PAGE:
The impact of estrogen and the cAMP/PKA pathway on male-female differences in SR calcium release in murine cardiomyocytes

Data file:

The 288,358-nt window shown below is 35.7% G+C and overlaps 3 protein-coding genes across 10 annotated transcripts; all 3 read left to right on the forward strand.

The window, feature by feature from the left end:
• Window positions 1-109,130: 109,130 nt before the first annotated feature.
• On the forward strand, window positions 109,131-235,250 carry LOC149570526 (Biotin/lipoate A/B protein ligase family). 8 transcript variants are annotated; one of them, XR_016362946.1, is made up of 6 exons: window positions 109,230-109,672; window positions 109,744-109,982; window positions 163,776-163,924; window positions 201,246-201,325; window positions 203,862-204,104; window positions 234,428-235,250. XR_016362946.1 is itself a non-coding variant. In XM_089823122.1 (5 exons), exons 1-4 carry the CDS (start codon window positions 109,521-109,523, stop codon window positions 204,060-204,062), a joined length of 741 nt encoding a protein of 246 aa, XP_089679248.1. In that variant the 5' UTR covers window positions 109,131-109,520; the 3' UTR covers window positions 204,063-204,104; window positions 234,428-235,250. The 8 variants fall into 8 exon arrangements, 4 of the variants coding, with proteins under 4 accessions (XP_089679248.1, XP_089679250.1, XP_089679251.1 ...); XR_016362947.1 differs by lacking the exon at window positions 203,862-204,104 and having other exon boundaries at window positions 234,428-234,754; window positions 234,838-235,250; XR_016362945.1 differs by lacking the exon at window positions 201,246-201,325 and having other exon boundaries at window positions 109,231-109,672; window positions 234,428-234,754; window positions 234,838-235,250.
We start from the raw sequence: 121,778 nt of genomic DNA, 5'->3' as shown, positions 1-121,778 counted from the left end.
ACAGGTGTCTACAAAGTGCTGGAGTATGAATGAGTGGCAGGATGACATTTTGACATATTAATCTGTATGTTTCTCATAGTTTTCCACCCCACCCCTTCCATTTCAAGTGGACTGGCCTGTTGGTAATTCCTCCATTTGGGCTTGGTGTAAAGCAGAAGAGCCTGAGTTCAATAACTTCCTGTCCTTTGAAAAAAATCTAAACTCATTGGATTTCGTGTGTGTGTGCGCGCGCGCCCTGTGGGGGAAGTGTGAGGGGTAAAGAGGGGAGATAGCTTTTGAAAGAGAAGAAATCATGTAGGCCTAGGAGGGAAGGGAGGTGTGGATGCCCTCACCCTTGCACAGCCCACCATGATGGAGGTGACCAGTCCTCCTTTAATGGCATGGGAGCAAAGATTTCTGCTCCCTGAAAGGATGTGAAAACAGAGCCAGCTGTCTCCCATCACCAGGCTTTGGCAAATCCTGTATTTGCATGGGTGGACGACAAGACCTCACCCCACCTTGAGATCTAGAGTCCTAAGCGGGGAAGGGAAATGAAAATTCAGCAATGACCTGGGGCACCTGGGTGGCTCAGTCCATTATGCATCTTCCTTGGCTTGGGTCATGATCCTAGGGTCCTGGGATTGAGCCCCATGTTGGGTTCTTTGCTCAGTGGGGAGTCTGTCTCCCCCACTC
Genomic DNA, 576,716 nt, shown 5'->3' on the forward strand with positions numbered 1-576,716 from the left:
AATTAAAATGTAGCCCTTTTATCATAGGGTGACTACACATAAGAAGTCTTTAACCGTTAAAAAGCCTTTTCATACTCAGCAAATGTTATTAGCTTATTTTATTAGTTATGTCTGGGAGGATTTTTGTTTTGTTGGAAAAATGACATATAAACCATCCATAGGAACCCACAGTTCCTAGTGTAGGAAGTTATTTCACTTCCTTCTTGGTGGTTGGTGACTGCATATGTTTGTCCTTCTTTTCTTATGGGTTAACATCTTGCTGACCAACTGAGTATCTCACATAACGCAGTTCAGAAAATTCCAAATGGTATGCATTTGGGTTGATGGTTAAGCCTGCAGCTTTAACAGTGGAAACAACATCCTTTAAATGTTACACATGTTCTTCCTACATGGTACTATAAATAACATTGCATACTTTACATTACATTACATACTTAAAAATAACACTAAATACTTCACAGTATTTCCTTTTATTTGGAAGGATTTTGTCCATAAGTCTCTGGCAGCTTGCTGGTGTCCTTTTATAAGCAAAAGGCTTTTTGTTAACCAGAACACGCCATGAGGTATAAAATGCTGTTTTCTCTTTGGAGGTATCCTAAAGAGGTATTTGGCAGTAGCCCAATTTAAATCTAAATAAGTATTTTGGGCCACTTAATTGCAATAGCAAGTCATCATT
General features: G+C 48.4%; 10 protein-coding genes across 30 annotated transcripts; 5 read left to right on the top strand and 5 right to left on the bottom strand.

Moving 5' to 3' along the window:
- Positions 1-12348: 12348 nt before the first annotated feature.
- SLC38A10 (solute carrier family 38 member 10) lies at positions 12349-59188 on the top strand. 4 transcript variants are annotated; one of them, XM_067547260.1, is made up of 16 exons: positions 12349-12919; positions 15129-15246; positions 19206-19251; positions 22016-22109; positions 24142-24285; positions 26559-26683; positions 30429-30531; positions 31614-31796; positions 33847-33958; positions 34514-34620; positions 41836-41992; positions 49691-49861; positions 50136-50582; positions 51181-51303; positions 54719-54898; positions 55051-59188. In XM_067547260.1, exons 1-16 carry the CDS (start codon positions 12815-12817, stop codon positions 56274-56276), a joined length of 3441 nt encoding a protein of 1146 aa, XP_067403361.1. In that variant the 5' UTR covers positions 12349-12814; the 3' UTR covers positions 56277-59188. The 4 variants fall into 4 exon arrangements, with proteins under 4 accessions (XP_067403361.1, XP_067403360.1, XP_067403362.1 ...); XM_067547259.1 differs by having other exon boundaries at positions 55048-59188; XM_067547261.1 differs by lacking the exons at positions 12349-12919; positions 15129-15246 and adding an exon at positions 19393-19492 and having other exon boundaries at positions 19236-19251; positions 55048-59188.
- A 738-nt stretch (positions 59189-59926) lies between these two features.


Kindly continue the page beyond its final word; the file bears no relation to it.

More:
This study investigated the cellular mechanisms involved in the initiation and regulation of Ca2+ release and contraction in ventricular myocytes from male and female mice. Results showed that Ca2+ transients were smaller in myocytes from females in comparison to males, although Ca2+ currents were similar. This was accompanied by a reduction in the gain of sarcoplasmic reticulum (SR) Ca2+ release due to smaller subcellular SR Ca2+ release events (Ca2+ sparks). As cardiac contraction is regulated by the cyclic adenosine monophosphate (cAMP)/protein kinase A (PKA) pathway, its contributions were compared between the sexes. Results showed that basal cAMP levels were lower in females and that PKA inhibition with H-89 abolished basal sex differences in Ca2+ release. Interestingly, the expression of phosphodiesterase type 4B (PDE4B) in female ventricles was increased in comparison to males, which could explain lower cAMP levels in females. Inhibition of PDE4 with rolipram also removed male-female differences in SR Ca2+ release. These results suggest that estrogen may suppress SR Ca2+ release through cAMP/PKA-dependent mechanisms. This was further investigated by comparing SR Ca2+ release mechanisms in ovariectomized (OVX) female mice with sham-operated controls. Ca2+ transients, contractions and SR Ca2+ stores were increased by OVX. These differences were abolished by PKA inhibition or dialysis of sham and OVX myocytes with the same cAMP concentration. Although basal cAMP levels were similar in sham and OVX cells, treatment with a non-selective PDE inhibitor caused a larger increase in OVX than sham, which suggests that cAMP production was increased. Further, PDE4A expression was increased by OVX, suggesting that the breakdown of cAMP was higher. These findings suggest that estrogen may suppress SR Ca2+ release by PKA-dependent mechanisms and that estrogen affects these mechanisms at least in part by regulating cAMP production and breakdown in cardiomyocytes. Lower SR Ca2+ release in pre-menopausal females may limit the ability of female hearts to augment contractile function in response to exercise, although this may also protect against cardiovascular disease by reducing Ca2+ overload. Loss of these protective effects of estrogen may help explain the increased incidence of cardiovascular disease in post- menopausal women.